"More than a horrifying tale... also a penetrating examination of causes."
-Denis Wood, author,The Power of Maps
Seventy-one years before the Titanic, a ship loaded with Irish immigrants struck an iceberg and plunged to the ocean floor. The ship's crew stepped into two lifeboats, leaving more than half the passengers behind. Fearing for their lives, one overburdened boat's crew threw 14 men and women overboard. And the story of The Wreck of the William Brown had only begun.
This chronicle of one of the 19th century's most infamous sea disasters and the uproar that followed presents a portrait of a forgotten time, re-creates a defining maritime trial, and tells of back room legal shenanigans. Newspaper readership was exploding in the 1840s, and journalists jumped on this sensational story. The resulting investigations and trial gave us the concept of "lifeboat ethics."
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In 1841--seventy-one years before the luxury liner Titanic collided with an iceberg in the same waters off Newfoundland--the William Brown was carrying emigrants from Britain to America when the ship struck an iceberg and sank. Both ships were traveling at maximum speed in waters known to be filled with icebergs. In both cases, half the passengers drowned because the ship owners had not provided sufficient lifeboats for all. But the survivors of the William Brown faced further horrors when the mate on the overcrowded lifeboat announced, "We cannot all live--some of us must die, the boat is so leaky." Fourteen passengers were thrown overboard by sailors.
What begins as a simple story of hard choices in the wake of a maritime disaster soon becomes a gripping narrative of politics and greed. During most of the nineteenth century, the passenger trade in the millions of emigrants leaving Britain and Europe for a new life in North America was immensely profitable. When the tragedy of the William Brown threatened to expose the dangers that emigrants faced on these "coffin ships," a motley collection of politicians, lawyers, jurists, and reporters on both sides of the Atlantic conspired to indict a simple seaman who was in truth the only true hero of the disaster. The trial gave rise to the concept of "lifeboat ethics": how to decide who gets saved when resources are limited and scarcity requires a choice.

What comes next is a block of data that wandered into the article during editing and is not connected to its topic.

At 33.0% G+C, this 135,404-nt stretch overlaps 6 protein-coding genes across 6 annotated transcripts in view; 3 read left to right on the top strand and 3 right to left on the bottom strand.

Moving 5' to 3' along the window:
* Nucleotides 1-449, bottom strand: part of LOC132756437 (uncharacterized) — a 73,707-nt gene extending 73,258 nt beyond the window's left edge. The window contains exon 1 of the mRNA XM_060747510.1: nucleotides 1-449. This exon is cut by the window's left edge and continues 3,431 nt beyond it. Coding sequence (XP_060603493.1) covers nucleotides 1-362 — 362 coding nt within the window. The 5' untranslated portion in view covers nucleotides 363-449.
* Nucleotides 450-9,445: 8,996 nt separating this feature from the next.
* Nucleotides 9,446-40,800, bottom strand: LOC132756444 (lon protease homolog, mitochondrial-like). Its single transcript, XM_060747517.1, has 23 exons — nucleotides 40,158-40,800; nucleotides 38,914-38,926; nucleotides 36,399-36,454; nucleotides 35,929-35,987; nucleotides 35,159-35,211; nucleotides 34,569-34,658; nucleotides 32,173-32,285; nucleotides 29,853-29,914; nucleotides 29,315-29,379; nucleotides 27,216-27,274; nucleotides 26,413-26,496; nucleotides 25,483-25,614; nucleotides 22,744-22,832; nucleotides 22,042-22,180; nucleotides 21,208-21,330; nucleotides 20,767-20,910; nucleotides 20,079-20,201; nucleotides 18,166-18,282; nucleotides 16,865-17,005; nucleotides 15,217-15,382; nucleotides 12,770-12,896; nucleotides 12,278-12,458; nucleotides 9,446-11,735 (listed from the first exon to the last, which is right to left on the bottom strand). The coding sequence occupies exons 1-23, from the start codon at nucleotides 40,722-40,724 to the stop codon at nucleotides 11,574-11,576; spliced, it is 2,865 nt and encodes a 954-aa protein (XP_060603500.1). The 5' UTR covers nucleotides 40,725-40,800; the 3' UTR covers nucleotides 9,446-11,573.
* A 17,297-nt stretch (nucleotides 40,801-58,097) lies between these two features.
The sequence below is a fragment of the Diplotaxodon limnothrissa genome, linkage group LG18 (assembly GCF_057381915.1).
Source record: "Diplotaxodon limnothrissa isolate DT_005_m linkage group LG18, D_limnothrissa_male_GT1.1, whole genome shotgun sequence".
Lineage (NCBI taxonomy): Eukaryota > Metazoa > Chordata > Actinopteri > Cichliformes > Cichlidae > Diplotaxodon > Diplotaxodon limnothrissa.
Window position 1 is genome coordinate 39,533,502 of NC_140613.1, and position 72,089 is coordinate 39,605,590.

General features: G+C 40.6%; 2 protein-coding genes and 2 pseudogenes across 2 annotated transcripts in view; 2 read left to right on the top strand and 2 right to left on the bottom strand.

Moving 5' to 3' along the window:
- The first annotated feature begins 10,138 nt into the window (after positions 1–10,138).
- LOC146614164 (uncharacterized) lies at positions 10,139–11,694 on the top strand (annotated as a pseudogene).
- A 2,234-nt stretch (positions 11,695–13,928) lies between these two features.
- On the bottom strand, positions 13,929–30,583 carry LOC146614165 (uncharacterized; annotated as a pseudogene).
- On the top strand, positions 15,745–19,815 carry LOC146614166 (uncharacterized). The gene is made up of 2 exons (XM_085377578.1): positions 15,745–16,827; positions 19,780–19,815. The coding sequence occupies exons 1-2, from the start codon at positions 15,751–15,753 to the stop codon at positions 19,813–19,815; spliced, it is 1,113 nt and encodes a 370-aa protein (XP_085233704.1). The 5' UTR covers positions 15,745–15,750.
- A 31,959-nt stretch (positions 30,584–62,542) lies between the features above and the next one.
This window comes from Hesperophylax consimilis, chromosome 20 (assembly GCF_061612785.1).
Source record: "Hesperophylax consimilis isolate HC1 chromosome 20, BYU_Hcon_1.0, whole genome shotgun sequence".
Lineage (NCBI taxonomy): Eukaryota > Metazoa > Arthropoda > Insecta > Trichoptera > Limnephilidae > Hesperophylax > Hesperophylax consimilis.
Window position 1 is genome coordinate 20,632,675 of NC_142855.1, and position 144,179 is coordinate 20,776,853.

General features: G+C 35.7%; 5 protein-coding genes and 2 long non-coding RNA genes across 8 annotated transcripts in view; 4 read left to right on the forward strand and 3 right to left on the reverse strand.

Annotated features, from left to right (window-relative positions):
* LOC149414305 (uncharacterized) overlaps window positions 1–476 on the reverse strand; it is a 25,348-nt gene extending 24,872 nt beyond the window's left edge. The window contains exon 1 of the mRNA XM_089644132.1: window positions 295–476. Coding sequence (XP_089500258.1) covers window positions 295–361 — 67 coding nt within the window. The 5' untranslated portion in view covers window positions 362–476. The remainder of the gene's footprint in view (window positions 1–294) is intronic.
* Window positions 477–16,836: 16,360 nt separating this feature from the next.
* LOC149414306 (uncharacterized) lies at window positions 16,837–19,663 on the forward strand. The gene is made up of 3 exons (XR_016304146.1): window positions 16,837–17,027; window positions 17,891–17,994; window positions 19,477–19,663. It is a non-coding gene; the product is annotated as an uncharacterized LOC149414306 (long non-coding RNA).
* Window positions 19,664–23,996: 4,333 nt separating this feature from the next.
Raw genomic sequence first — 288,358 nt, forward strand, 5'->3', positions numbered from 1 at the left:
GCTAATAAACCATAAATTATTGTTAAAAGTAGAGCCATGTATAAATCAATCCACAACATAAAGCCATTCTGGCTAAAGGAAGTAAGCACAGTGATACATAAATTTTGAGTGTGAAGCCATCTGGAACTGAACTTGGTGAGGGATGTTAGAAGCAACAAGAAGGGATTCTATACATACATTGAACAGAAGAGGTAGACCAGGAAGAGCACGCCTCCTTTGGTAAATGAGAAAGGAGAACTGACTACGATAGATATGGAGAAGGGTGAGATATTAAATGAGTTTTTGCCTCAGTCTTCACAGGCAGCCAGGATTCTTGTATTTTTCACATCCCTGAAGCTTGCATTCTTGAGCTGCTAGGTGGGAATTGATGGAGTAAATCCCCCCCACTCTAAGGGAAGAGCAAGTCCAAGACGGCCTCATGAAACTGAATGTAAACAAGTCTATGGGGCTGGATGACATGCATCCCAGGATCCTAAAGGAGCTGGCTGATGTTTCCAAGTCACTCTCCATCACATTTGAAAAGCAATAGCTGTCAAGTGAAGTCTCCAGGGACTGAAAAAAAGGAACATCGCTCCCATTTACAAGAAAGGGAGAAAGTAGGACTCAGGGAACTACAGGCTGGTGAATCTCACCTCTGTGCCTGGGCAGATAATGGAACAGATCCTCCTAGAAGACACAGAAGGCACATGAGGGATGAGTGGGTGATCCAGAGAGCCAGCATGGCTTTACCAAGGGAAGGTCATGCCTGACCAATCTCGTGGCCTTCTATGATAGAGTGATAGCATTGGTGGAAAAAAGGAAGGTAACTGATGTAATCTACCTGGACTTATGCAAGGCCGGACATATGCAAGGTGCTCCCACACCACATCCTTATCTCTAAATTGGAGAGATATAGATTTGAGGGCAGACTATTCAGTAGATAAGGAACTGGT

This riveting narrative of a disaster at sea is a compelling portrait of a forgotten history and a re-creation of one of the century's defining maritime trials.
A Disaster At Sea And Its Sensational Aftermath
Seventy-one years before the loss of the Titanic, another ship sank in almost the same spot after striking an iceberg at maximum speed. Three-quarters of the passengers--poor, mostly Irish emigrants--were lost, including at least fourteen who were thrown from a lifeboat to lighten it. Not a single sailor died.
"Tom Koch's gripping re-creation of a notorious nineteenth-century case of shipwreck and murder on the high seas makes absorbing reading. His fascinating exploration of the political motives which led to the trial of the one man who performed a heroic act shows that the same considerations are often affecting ethical decisions made today in unrelated fields."--Michael Phillips, maritime historian, Plymouth (England) Naval Base Museum
"This gripping tale of a 19th-century shipwreck that should have been, but wasn't, a catalyst for major reform . . . skillfully reveal[s] the political story behind the story. Shipping Europe's poor and unwanted to the New World was big business at the time, and nobody in power wanted costly regulations to eat into the profits. The Wreck of the William Brown is ultimately a smart parable about the myths of capitalism: we claim that life is sacred, but more often we put profit first."--Quill & Quire (Toronto, Canada)
"A penetrating examination of causes. After reading it, you'll never again hear someone say, 'There's not enough room,' without asking, 'Why the hell not?' "--Denis Wood, author, The Power of MapsAbout the Author:
Tom Koch is a widely published writer and the author of eleven books. A lifelong sailor, he skippers a 35-foot Beneteau sloop, the James Boswell, throughout the Pacific Northwest. A longtime journalist, Tom Koch has worked or written for a range of newspapers, magazines, and broadcasters, including the Canadian Broadcasting Corporation, United Press International, and the Toronto Globe & Mail. His current appointments include positions at the University of British Columbia and Simon Fraser University in Vancouver, where he is also associated with the David Lam Centre for International Communications. He divides his time between popular writing, academic writing on medical ethics and bioethics, and client care.
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Book Description International Marine/Ragged Mo, 2004. Hardcover. Book Condition: New. Never used!. Bookseller Inventory # P110071434682
Book Description International Marine/Ragged Mountain Press. Hardcover. Book Condition: New. 0071434682 New Condition. Bookseller Inventory # NEW7.0022323